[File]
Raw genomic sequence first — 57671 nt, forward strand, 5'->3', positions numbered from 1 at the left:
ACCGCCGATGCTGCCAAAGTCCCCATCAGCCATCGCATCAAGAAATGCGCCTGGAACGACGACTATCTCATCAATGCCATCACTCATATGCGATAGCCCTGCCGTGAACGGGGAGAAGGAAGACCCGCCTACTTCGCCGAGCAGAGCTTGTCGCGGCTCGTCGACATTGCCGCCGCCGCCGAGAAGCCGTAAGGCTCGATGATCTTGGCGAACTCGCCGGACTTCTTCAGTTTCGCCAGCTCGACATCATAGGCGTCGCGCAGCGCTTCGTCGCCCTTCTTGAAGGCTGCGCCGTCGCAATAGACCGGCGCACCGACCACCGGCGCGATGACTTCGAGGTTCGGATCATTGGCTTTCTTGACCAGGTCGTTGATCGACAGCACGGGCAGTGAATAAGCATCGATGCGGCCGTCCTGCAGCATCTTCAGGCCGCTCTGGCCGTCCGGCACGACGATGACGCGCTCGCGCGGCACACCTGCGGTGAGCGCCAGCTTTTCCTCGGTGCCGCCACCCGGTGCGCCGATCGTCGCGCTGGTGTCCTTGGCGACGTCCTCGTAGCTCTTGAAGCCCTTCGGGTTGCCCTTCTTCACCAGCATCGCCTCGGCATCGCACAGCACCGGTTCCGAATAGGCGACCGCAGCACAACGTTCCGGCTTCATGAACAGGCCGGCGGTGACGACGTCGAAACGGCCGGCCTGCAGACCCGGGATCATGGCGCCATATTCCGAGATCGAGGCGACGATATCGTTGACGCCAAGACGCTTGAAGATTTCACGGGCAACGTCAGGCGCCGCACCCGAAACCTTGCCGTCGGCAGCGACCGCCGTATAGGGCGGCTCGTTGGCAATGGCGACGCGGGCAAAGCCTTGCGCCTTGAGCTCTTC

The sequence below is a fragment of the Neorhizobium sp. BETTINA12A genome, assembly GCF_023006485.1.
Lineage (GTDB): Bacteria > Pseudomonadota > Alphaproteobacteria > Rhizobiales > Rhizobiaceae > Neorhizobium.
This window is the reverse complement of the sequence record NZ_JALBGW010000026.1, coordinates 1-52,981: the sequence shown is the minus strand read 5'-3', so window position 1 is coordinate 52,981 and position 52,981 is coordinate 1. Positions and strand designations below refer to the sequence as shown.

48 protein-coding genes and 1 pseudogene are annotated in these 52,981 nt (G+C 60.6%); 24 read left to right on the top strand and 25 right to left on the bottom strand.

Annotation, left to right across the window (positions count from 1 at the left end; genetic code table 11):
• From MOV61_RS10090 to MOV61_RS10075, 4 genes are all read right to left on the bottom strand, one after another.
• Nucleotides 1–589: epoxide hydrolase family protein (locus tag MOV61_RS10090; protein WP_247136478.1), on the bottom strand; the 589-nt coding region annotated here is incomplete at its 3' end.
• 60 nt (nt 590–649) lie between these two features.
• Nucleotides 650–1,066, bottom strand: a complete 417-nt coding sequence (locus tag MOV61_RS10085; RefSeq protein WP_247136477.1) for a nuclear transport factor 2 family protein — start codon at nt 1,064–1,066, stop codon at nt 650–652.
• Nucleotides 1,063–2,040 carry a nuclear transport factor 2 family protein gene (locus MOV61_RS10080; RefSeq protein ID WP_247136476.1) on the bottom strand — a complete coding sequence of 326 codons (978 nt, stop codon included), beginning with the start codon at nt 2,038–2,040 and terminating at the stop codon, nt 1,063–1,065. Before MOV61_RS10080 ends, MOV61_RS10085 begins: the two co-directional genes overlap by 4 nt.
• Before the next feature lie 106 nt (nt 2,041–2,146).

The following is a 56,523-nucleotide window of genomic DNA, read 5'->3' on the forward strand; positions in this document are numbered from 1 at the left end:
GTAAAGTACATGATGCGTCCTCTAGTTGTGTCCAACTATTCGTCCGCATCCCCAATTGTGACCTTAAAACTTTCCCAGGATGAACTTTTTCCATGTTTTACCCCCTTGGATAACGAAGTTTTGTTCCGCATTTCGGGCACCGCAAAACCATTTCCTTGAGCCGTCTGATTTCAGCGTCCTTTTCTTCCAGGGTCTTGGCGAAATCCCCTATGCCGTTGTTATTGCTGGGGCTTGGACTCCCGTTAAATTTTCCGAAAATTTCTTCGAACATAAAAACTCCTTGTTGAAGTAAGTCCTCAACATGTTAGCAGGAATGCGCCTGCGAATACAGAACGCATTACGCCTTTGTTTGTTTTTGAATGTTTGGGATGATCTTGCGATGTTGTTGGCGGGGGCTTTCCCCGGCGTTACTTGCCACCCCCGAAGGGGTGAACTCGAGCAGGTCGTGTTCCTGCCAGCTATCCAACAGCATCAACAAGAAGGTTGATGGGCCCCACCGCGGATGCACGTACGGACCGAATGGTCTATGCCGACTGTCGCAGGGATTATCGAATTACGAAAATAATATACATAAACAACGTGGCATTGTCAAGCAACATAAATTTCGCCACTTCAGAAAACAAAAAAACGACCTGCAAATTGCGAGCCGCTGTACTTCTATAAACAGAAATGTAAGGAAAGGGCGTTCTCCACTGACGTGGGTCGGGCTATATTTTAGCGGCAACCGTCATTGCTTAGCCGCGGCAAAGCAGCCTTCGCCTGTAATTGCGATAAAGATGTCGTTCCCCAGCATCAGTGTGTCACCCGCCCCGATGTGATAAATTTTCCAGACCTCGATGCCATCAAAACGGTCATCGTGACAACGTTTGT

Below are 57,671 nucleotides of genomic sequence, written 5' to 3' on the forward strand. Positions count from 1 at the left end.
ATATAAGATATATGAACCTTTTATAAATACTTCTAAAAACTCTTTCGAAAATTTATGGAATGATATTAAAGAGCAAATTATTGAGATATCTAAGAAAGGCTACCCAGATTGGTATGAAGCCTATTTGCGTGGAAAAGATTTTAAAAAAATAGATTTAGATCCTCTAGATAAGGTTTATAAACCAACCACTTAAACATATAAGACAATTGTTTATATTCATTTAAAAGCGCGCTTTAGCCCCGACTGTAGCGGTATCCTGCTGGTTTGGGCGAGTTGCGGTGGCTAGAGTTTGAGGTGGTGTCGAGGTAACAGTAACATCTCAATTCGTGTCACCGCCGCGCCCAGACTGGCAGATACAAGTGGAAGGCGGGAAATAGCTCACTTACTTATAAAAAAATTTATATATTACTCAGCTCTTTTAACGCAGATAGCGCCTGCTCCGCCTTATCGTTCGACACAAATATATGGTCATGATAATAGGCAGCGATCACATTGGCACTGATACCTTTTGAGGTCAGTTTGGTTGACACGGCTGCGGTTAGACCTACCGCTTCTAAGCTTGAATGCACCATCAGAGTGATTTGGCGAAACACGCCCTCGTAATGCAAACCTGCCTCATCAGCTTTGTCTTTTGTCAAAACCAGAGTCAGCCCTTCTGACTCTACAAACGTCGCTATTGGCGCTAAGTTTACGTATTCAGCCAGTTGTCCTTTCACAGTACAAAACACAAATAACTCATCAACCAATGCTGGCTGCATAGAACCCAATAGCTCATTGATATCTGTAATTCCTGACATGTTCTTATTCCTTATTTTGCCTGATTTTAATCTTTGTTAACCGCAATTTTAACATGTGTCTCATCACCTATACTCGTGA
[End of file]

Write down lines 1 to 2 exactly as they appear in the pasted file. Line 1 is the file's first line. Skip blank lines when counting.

Raw genomic sequence first — 57671 nt, forward strand, 5'->3', positions numbered from 1 at the left:
ACCGCCGATGCTGCCAAAGTCCCCATCAGCCATCGCATCAAGAAATGCGCCTGGAACGACGACTATCTCATCAATGCCATCACTCATATGCGATAGCCCTGCCGTGAACGGGGAGAAGGAAGACCCGCCTACTTCGCCGAGCAGAGCTTGTCGCGGCTCGTCGACATTGCCGCCGCCGCCGAGAAGCCGTAAGGCTCGATGATCTTGGCGAACTCGCCGGACTTCTTCAGTTTCGCCAGCTCGACATCATAGGCGTCGCGCAGCGCTTCGTCGCCCTTCTTGAAGGCTGCGCCGTCGCAATAGACCGGCGCACCGACCACCGGCGCGATGACTTCGAGGTTCGGATCATTGGCTTTCTTGACCAGGTCGTTGATCGACAGCACGGGCAGTGAATAAGCATCGATGCGGCCGTCCTGCAGCATCTTCAGGCCGCTCTGGCCGTCCGGCACGACGATGACGCGCTCGCGCGGCACACCTGCGGTGAGCGCCAGCTTTTCCTCGGTGCCGCCACCCGGTGCGCCGATCGTCGCGCTGGTGTCCTTGGCGACGTCCTCGTAGCTCTTGAAGCCCTTCGGGTTGCCCTTCTTCACCAGCATCGCCTCGGCATCGCACAGCACCGGTTCCGAATAGGCGACCGCAGCACAACGTTCCGGCTTCATGAACAGGCCGGCGGTGACGACGTCGAAACGGCCGGCCTGCAGACCCGGGATCATGGCGCCATATTCCGAGATCGAGGCGACGATATCGTTGACGCCAAGACGCTTGAAGATTTCACGGGCAACGTCAGGCGCCGCACCCGAAACCTTGCCGTCGGCAGCGACCGCCGTATAGGGCGGCTCGTTGGCAATGGCGACGCGGGCAAAGCCTTGCGCCTTGAGCTCTTC